As always, we must reiterate the importance of implementing the supplemental feeding technique of broadcasting grain sorghum into the vegetation as a way to buffer the steepness of these declines and support the surviving relic population. However, though supplemental feeding reduces the rate of mortality of adults, it doesn’t prevent it, and reproduction is still necessary for populations to grow. Even the Tall Timbers Research Station, where drought is a rare word, acknowledges that “declines are inevitable, and even with consistent and focused management, quail populations in the Red Hills and Albany tend to trend downward every five or so years” (Palmer and Sisson 2017).

In our quest of occupying over 150 points across two dozen ranches, we did have those few points that heard a chorus of “koi-lee” where stable habitat is supporting multiple coveys similar to last year and largely those were also in areas where feed is supplemented. Despite the abundance of the awful silence heard as well, we are fortunate to hear the few and far between coveys still remaining, who with favorable conditions can restock the bobwhite populations across those areas (Figure 3). It remains important to be diligent in protecting and nurturing the habitat cover needs for bobwhites, especially nesting cover for next year. With a wet fall this year, there are already areas with an abundance of quality forbs growing in the rosette form that provide green food now and will produce seeds next growing season. There is likely to be a flush of annual weeds in areas that were knocked back by the drought as well, so optimistically as Jackson might say we may be able to call 2019 a lateral increase at worst.

Given the fact hopes were not high for this quail season, we must acknowledge the caveats of our efforts. The prime time for listening and counting the coveys is October 15-October 31, and as you will recall, that’s when the torrential showers finally showed up across the Rolling Plains. Needless to say we got a late start and the later counts are conducted past the peak covey calling period, there is a decreased likelihood of hearing all coveys present. Consequently, our numbers may be biased low compared to previous years.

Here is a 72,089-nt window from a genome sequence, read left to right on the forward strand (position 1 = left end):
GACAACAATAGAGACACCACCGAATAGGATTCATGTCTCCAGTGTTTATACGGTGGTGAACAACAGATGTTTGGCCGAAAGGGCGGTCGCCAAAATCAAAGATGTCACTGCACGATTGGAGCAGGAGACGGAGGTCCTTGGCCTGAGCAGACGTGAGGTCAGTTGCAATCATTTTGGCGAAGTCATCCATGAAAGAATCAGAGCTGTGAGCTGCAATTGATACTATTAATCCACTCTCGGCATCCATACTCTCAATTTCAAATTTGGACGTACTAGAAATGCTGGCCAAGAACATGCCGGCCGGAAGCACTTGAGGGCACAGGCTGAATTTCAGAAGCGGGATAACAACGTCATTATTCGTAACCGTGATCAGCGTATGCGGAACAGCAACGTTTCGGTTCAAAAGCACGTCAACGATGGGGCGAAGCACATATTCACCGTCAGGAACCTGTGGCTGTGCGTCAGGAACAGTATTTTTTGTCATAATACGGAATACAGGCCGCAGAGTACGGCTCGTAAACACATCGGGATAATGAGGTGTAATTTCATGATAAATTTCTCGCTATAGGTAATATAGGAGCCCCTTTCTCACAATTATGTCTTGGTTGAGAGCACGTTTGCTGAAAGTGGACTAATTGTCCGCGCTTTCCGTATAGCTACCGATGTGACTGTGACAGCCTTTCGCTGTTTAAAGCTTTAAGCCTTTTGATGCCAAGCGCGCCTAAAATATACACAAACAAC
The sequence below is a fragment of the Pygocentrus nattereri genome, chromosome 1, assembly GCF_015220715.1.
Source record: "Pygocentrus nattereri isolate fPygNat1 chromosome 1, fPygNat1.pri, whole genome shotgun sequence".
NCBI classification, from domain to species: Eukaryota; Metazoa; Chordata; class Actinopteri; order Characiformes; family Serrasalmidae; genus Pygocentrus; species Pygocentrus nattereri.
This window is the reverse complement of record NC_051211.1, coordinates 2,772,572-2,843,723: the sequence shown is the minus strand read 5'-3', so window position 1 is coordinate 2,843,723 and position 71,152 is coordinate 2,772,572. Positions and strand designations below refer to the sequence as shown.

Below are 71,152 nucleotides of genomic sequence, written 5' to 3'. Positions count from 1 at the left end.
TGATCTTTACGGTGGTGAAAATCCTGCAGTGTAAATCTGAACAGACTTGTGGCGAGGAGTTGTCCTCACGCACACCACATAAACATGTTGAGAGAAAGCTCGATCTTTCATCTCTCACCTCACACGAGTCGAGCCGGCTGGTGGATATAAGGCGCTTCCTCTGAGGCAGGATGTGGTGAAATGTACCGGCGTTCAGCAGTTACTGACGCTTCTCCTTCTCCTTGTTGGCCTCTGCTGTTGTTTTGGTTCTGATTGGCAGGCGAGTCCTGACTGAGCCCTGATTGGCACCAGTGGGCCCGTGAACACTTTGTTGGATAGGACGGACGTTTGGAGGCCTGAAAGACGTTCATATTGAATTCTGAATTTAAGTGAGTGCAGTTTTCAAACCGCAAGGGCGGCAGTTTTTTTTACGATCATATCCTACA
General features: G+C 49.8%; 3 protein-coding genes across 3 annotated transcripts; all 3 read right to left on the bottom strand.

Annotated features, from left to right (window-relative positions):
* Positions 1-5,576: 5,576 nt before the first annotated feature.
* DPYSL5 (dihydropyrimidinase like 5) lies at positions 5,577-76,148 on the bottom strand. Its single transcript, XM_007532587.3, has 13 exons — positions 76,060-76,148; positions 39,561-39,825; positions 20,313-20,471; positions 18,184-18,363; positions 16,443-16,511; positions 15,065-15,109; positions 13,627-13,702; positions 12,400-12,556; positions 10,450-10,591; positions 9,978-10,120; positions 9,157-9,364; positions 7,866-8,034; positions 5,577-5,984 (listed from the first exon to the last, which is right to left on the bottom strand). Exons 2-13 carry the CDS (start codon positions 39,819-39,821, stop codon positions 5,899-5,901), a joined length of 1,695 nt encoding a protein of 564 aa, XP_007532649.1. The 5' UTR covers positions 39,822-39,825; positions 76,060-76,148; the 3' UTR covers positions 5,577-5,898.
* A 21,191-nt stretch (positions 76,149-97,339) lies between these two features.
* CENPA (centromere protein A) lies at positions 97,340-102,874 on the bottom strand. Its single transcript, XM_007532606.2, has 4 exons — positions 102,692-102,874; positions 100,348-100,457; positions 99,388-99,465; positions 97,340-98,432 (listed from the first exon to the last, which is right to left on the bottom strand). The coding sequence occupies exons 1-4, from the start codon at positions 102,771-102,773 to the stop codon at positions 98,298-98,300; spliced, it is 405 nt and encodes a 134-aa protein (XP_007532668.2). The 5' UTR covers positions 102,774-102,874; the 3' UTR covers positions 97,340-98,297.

Even with all the variables that go into this challenge, the QT team always en- joys the comradery of being sleep-deprived biologists who get to drive hun- dreds of miles to witness the sunrises across one of the most intriguing land- scapes and sharing our communal experience each call count morning. As Leo- pold said “The hope of hearing quail is worth half a dozen risings-in-the-dark.” I think we all cherished this quote more this year than many. I want to commend all the QT troops who had patience and perseverance to complete the covey counts before Thanksgiving. As always, we are deeply grateful for the support from the Burnett Foundation, Quail Coalition, and all the Alliance landowners, managers, sportsmen and women who make all this possible. Here is to hoping next year will be better for the bobwhites and cotton rats.


The Quail-Tech Alliance